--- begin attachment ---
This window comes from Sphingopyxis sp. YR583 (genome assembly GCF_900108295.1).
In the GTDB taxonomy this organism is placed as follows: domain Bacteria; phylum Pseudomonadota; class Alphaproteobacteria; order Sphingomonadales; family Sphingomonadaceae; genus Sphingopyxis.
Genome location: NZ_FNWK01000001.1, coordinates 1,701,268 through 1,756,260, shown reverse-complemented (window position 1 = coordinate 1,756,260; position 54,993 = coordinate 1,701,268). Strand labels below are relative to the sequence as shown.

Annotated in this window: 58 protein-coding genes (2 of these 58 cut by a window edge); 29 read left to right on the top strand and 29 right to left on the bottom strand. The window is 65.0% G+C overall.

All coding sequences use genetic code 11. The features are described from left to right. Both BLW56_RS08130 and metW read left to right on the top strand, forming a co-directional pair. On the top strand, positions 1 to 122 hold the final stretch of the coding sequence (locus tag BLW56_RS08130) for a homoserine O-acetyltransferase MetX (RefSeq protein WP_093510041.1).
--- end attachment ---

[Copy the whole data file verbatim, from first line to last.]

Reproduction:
This window comes from Sphingopyxis sp. YR583 (genome assembly GCF_900108295.1).
In the GTDB taxonomy this organism is placed as follows: domain Bacteria; phylum Pseudomonadota; class Alphaproteobacteria; order Sphingomonadales; family Sphingomonadaceae; genus Sphingopyxis.
Genome location: NZ_FNWK01000001.1, coordinates 1,701,268 through 1,756,260, shown reverse-complemented (window position 1 = coordinate 1,756,260; position 54,993 = coordinate 1,701,268). Strand labels below are relative to the sequence as shown.

Annotated in this window: 58 protein-coding genes (2 of these 58 cut by a window edge); 29 read left to right on the top strand and 29 right to left on the bottom strand. The window is 65.0% G+C overall.

All coding sequences use genetic code 11. The features are described from left to right. Both BLW56_RS08130 and metW read left to right on the top strand, forming a co-directional pair. On the top strand, positions 1 to 122 hold the final stretch of the coding sequence (locus tag BLW56_RS08130) for a homoserine O-acetyltransferase MetX (RefSeq protein WP_093510041.1).